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Symmetric Multi Processing [SMP]


Symmetric Multi-Processing [SMP] is a computer architecture that provides fast performance by using multiple CPUs to run individual processes simultaneously (multiprocessing).

Unlike asymmetrical processing [in which separate specialized processors are used for specific tasks], any idle processor can be assigned any task. Additional CPUs can be easily added to improve performance and handle increased loads. SMP is utilized by both:

  • OS- Both UNIX and Windows NT operating systems support SMP.
  • Applications - Specific applications can benefit from SMP if the code allows multithreading.

SMP uses a single operating system and shares common memory and disk input/output resources. This is distinct from more advanced 'Shared Nothing' architectures, where each processing node runs totally independently.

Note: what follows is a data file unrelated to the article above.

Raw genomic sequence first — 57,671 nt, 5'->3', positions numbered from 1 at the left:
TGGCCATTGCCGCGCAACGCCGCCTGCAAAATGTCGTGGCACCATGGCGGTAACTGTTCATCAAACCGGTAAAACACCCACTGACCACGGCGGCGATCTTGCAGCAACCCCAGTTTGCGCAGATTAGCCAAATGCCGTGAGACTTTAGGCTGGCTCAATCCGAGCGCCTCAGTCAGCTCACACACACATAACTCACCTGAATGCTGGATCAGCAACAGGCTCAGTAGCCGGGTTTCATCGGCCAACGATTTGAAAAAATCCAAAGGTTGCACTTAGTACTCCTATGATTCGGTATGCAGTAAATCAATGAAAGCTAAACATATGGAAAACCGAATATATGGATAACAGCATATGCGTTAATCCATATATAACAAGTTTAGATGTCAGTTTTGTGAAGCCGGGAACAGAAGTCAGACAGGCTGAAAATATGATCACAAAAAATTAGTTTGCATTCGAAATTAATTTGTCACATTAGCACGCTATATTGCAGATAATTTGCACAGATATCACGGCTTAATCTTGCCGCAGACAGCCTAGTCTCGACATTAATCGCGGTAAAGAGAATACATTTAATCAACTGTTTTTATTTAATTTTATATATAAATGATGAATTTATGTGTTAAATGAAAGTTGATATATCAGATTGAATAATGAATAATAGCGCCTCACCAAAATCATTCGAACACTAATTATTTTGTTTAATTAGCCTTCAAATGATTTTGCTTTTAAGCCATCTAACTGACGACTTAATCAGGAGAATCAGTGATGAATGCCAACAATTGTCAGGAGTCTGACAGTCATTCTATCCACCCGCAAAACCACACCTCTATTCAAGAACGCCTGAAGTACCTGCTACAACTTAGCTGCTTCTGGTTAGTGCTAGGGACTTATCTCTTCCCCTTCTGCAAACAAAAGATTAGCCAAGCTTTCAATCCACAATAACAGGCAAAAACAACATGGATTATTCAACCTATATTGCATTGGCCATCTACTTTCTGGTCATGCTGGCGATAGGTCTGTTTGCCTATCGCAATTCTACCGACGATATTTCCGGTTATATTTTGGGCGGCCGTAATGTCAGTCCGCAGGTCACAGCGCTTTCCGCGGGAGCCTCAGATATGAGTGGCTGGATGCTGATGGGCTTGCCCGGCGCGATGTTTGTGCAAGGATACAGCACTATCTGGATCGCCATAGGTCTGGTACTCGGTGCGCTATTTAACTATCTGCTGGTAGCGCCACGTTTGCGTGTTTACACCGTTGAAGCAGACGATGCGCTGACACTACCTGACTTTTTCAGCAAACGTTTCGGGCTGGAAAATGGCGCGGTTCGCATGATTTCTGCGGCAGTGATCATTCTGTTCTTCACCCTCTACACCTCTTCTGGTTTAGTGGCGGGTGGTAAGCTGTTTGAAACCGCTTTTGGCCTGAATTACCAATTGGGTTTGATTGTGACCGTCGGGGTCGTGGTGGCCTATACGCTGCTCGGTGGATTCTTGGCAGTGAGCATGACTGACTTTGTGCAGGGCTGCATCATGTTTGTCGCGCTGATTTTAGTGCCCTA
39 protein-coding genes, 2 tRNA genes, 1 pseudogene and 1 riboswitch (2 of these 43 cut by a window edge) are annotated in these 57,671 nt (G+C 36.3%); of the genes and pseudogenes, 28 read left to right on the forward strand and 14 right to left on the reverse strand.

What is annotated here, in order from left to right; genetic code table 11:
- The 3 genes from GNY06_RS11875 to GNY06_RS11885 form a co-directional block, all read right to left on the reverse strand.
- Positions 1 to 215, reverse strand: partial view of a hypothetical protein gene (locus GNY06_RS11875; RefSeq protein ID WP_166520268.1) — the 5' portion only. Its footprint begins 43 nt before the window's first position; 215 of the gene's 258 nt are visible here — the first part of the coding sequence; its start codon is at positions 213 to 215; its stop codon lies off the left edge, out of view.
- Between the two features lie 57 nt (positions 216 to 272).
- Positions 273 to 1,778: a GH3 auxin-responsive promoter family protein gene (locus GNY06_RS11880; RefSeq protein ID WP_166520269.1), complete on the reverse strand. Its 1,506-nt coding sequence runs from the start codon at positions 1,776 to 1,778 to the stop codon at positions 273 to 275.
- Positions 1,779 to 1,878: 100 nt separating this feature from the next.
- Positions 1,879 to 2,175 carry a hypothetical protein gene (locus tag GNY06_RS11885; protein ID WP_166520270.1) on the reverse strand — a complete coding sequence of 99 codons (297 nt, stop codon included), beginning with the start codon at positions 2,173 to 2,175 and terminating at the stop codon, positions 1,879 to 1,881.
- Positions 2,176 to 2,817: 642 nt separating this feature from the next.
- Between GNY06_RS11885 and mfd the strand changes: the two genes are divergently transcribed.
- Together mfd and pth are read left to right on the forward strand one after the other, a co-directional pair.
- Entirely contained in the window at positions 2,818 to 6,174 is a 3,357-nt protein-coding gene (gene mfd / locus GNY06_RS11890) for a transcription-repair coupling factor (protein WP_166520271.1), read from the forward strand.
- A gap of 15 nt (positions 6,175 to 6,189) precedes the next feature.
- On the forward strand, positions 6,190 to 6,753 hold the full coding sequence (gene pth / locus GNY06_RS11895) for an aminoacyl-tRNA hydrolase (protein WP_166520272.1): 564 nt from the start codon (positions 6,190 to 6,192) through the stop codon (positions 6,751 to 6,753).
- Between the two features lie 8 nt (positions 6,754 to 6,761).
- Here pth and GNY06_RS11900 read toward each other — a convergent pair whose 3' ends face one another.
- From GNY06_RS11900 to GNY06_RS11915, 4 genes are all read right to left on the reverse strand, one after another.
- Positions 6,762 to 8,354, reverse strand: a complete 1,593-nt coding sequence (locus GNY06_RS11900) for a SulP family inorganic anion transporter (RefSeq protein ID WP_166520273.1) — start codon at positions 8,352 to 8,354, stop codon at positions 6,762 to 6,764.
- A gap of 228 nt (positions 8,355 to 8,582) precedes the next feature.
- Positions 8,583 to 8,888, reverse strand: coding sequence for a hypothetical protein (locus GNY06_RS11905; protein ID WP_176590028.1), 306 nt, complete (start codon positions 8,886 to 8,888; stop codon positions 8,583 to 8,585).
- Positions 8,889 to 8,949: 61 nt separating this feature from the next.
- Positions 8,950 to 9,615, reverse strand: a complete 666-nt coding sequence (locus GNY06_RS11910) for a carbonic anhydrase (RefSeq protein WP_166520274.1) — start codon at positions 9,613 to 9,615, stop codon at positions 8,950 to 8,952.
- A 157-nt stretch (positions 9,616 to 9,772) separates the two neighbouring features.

SMP is similar to Massively Parallel Processing [MPP], the main difference being that in SMP systems all the CPUs share the same memory, whereas in MPP systems, each CPU has its own memory.

MPP systems are more difficult to program because the application must be divided in such a way that all the executing segments can communicate with each other.

However, MPP does not suffer from the bottleneck problems inherent in SMP systems, which occurs when all the CPUs attempt to access the same memory at once.

Next: Massively Parallel Processing

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